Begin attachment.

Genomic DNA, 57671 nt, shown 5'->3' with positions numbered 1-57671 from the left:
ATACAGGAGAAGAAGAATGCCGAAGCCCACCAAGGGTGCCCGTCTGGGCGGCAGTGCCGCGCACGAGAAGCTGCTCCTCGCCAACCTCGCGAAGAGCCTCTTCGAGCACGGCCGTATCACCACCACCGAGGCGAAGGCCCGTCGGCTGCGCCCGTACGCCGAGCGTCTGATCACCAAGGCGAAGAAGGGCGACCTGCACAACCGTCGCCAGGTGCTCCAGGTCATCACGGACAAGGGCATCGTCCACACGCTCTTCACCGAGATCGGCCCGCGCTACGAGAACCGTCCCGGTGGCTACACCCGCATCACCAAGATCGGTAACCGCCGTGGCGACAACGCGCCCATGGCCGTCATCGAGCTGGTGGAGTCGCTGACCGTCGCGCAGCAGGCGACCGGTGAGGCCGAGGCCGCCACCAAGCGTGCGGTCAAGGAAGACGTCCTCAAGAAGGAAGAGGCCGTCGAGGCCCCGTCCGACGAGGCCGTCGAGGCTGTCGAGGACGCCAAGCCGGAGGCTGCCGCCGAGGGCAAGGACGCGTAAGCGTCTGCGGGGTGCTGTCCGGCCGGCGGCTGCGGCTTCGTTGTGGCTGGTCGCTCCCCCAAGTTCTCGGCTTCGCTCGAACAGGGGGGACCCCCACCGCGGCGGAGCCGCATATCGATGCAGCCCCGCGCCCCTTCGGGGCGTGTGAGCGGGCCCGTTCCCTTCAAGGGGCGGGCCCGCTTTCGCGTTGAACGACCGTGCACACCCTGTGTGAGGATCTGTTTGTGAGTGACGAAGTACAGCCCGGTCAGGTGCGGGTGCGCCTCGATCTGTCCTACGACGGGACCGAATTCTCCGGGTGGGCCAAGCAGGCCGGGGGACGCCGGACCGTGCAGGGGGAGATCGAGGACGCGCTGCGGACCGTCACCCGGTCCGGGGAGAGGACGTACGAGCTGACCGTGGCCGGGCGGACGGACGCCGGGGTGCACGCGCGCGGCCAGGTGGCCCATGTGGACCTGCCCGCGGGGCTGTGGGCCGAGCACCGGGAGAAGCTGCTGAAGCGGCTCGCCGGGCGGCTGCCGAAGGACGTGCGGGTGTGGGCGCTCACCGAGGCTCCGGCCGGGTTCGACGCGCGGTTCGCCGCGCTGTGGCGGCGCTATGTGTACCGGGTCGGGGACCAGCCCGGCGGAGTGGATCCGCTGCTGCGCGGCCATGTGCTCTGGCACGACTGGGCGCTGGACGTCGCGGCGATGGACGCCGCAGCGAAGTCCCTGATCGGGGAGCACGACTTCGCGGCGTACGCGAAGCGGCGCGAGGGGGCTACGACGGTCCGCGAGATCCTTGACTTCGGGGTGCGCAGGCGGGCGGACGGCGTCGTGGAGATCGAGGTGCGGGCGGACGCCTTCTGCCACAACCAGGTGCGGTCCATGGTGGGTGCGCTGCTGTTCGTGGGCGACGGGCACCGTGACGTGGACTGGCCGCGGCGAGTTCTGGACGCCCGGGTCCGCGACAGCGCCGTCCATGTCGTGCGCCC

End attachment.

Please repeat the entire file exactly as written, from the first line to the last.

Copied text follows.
Genomic DNA, 57671 nt, shown 5'->3' with positions numbered 1-57671 from the left:
ATACAGGAGAAGAAGAATGCCGAAGCCCACCAAGGGTGCCCGTCTGGGCGGCAGTGCCGCGCACGAGAAGCTGCTCCTCGCCAACCTCGCGAAGAGCCTCTTCGAGCACGGCCGTATCACCACCACCGAGGCGAAGGCCCGTCGGCTGCGCCCGTACGCCGAGCGTCTGATCACCAAGGCGAAGAAGGGCGACCTGCACAACCGTCGCCAGGTGCTCCAGGTCATCACGGACAAGGGCATCGTCCACACGCTCTTCACCGAGATCGGCCCGCGCTACGAGAACCGTCCCGGTGGCTACACCCGCATCACCAAGATCGGTAACCGCCGTGGCGACAACGCGCCCATGGCCGTCATCGAGCTGGTGGAGTCGCTGACCGTCGCGCAGCAGGCGACCGGTGAGGCCGAGGCCGCCACCAAGCGTGCGGTCAAGGAAGACGTCCTCAAGAAGGAAGAGGCCGTCGAGGCCCCGTCCGACGAGGCCGTCGAGGCTGTCGAGGACGCCAAGCCGGAGGCTGCCGCCGAGGGCAAGGACGCGTAAGCGTCTGCGGGGTGCTGTCCGGCCGGCGGCTGCGGCTTCGTTGTGGCTGGTCGCTCCCCCAAGTTCTCGGCTTCGCTCGAACAGGGGGGACCCCCACCGCGGCGGAGCCGCATATCGATGCAGCCCCGCGCCCCTTCGGGGCGTGTGAGCGGGCCCGTTCCCTTCAAGGGGCGGGCCCGCTTTCGCGTTGAACGACCGTGCACACCCTGTGTGAGGATCTGTTTGTGAGTGACGAAGTACAGCCCGGTCAGGTGCGGGTGCGCCTCGATCTGTCCTACGACGGGACCGAATTCTCCGGGTGGGCCAAGCAGGCCGGGGGACGCCGGACCGTGCAGGGGGAGATCGAGGACGCGCTGCGGACCGTCACCCGGTCCGGGGAGAGGACGTACGAGCTGACCGTGGCCGGGCGGACGGACGCCGGGGTGCACGCGCGCGGCCAGGTGGCCCATGTGGACCTGCCCGCGGGGCTGTGGGCCGAGCACCGGGAGAAGCTGCTGAAGCGGCTCGCCGGGCGGCTGCCGAAGGACGTGCGGGTGTGGGCGCTCACCGAGGCTCCGGCCGGGTTCGACGCGCGGTTCGCCGCGCTGTGGCGGCGCTATGTGTACCGGGTCGGGGACCAGCCCGGCGGAGTGGATCCGCTGCTGCGCGGCCATGTGCTCTGGCACGACTGGGCGCTGGACGTCGCGGCGATGGACGCCGCAGCGAAGTCCCTGATCGGGGAGCACGACTTCGCGGCGTACGCGAAGCGGCGCGAGGGGGCTACGACGGTCCGCGAGATCCTTGACTTCGGGGTGCGCAGGCGGGCGGACGGCGTCGTGGAGATCGAGGTGCGGGCGGACGCCTTCTGCCACAACCAGGTGCGGTCCATGGTGGGTGCGCTGCTGTTCGTGGGCGACGGGCACCGTGACGTGGACTGGCCGCGGCGAGTTCTGGACGCCCGGGTCCGCGACAGCGCCGTCCATGTCGTGCGCCC